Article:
Navigating big decisons

Powercat Financial advisors assist students with life’s big financial decisions

By Sara Wallace

“If you teach someone how to build wealth and financial stability, then they will be successful for years to come.” —Morgan Flax


It was just another day on the third floor of the K-State Student Union at Powercat Financial for peer financial counselor Abby Pope. She was updating the online finance blog about marriage and finance, when one of her clients walked in, his arms full of paperwork. His face portrayed a sense of urgency and panic as he informed Pope he was going to have to move for his new job and he didn’t know if he could afford to do so. He had not signed a single paper yet, wanting to make sure he was doing the right thing.

Pope took him into a counselling room with a table facing a large TV monitor and a window looking out to the back of Anderson Hall. They went through all the employee benefits and broke down the terminology, line by line.  She brought up a survey on the TV screen in the counselling room that showed the starting salaries of seniors in his major to discover that yes, this was actually a realistic offer. Relieved, he said that’s all he needed to hear and he accepted the job offer that day.

“It was really cool to be a part of that huge life decision for him,” Pope said. “Some of the most impactful experiences I’ve had are working with people who are transitioning into adulthood and knowing I shared the knowledge to change their behaviors in a more positive way.”

Powercat Financial is a program at Kansas State University where student advisors get to help their fellow student clients with financial issues ranging from learning to budget, building good credit, making student loan payment plans, and evaluating job offers and benefits for potential future jobs.

 Financial advisor Morgan Flax came to K-State after spending three years in the Marine Corps reading finance books and teaching finance classes in his free time to young Marines. Flax discovered Powercat Financial his first semester at K-State. He found it exciting he could transfer his financial advising skills directly back to the student body while still in school and learning new information himself.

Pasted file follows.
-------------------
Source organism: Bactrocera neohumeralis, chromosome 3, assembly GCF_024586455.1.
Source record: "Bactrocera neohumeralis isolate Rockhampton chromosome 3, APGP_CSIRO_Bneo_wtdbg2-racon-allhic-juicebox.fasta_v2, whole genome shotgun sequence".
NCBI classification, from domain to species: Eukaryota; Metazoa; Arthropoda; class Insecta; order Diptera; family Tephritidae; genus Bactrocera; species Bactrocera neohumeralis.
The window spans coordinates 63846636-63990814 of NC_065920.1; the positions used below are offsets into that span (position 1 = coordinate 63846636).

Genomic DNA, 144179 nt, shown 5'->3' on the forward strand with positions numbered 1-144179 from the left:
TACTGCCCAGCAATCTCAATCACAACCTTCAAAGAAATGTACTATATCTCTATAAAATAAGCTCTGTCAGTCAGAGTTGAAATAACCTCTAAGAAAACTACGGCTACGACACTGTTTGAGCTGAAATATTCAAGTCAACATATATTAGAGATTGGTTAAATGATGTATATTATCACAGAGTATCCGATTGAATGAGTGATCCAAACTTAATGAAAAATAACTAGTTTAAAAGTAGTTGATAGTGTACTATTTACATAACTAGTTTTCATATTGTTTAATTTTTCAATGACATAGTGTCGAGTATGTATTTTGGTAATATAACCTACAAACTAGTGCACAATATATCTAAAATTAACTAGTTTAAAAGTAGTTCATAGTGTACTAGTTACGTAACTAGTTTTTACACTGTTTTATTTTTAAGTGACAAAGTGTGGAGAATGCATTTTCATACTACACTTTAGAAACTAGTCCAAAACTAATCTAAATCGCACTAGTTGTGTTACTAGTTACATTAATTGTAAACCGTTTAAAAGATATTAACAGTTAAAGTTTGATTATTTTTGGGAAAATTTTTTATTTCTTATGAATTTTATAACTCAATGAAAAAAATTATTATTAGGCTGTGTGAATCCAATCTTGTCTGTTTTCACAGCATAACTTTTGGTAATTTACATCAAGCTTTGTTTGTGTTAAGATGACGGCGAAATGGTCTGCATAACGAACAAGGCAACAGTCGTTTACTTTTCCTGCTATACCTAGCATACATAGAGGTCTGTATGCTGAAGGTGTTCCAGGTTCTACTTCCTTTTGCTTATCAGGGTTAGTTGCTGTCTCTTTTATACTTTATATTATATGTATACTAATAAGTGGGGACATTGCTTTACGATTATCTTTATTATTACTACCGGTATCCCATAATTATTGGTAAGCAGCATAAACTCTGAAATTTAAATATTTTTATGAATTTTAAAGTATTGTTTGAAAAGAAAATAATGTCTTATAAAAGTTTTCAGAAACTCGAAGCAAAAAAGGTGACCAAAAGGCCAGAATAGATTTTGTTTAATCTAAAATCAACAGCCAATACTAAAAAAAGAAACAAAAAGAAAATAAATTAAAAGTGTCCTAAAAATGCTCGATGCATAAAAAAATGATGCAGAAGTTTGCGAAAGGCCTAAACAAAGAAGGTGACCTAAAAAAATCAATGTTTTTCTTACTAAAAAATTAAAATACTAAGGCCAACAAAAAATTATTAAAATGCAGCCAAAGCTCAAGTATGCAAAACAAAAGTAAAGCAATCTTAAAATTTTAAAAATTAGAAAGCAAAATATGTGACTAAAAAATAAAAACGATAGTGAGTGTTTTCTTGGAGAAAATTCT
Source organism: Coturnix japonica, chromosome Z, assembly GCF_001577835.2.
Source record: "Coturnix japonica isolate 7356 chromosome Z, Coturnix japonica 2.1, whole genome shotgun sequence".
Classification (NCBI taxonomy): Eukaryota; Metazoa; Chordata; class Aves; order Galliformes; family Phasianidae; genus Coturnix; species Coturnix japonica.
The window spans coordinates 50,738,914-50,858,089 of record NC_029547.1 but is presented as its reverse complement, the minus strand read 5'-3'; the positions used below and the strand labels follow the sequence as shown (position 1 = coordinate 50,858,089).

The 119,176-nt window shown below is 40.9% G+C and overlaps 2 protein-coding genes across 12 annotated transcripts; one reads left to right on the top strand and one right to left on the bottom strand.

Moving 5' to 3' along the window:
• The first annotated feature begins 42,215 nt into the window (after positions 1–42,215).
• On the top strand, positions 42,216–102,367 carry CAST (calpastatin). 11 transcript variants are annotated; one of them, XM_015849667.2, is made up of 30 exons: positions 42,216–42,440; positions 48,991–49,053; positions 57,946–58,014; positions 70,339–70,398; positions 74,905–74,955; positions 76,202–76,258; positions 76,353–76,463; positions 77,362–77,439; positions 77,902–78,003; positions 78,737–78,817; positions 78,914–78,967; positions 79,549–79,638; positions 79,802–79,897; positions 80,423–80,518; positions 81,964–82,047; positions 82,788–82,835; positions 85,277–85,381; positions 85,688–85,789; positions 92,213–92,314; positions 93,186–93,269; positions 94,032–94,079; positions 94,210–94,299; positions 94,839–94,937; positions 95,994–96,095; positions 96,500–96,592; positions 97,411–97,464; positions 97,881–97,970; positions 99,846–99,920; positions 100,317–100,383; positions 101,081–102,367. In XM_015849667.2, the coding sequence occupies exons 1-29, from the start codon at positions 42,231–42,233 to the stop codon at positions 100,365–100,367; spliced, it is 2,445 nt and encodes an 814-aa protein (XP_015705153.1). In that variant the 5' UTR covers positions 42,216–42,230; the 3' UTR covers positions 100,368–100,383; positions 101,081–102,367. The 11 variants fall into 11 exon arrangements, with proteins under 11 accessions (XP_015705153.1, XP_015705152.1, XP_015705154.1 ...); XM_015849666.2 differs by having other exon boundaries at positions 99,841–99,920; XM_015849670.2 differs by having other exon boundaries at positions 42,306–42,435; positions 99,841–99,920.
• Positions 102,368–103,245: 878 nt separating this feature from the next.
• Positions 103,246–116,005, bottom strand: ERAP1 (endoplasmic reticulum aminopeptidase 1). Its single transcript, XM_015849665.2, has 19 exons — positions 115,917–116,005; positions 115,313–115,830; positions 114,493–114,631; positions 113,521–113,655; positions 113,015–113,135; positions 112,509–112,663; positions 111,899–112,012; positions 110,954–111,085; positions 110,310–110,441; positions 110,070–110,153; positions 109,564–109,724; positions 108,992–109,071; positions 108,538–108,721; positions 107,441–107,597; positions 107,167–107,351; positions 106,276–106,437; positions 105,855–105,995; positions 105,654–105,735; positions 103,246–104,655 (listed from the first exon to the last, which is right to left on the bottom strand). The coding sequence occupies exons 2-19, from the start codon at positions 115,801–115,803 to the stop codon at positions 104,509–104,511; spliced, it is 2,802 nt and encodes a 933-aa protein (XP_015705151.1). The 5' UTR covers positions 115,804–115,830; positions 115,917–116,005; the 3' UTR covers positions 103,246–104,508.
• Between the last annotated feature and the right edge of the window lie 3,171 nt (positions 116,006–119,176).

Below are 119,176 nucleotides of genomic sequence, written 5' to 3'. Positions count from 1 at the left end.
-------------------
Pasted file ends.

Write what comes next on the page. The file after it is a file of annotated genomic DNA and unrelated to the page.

“Student loans are a different animal,” Flax said. “I had no clue about student loans before coming to K-State, and there are no classes about student loans. Powercat Financial taught me all I know about loans.”

To become an advisor at Powercat Financial, an entire semester of training is required before anyone is assigned clients. Advisors also take monthly training sessions to keep current on new information.

“Training became so helpful because so many of my clients have been in to discuss their loans, and that is a large part of student life,” Flax said. “Continuing education is important with financial advising because policy is always evolving.”

Flax found financial advising more appealing than other forms of finance due to his ability to directly see the impact he makes on people’s lives.

“It feels really good to help someone who comes in having financial stress or wanting to better themselves,” Flax said. “If you teach someone how to build wealth and financial stability, then they will be successful for years to come.”

Powercat Financial is a resource free to all enrolled students to use. Students may request free appointments and find useful financial tools via their website. The impact it makes on the clients and advisors has created a unique space of learning not found anywhere else on K-State’s campus.

“You can know all the financial information in the world, but if you can’t relate to a person and get them to trust you, you won't have that impact on people to change their behaviors,” Pope said. “It just drives home the fact that this is what I was meant to do — help other people.”

Powercat Financial by the numbers

(K-State data from the 2017 Student Financial Wellness Survey conducted by The Ohio State University)

Services offered at Powercat Financial

 Powercat Financial

Read more stories in the summer 2019 issue of Good for K-State.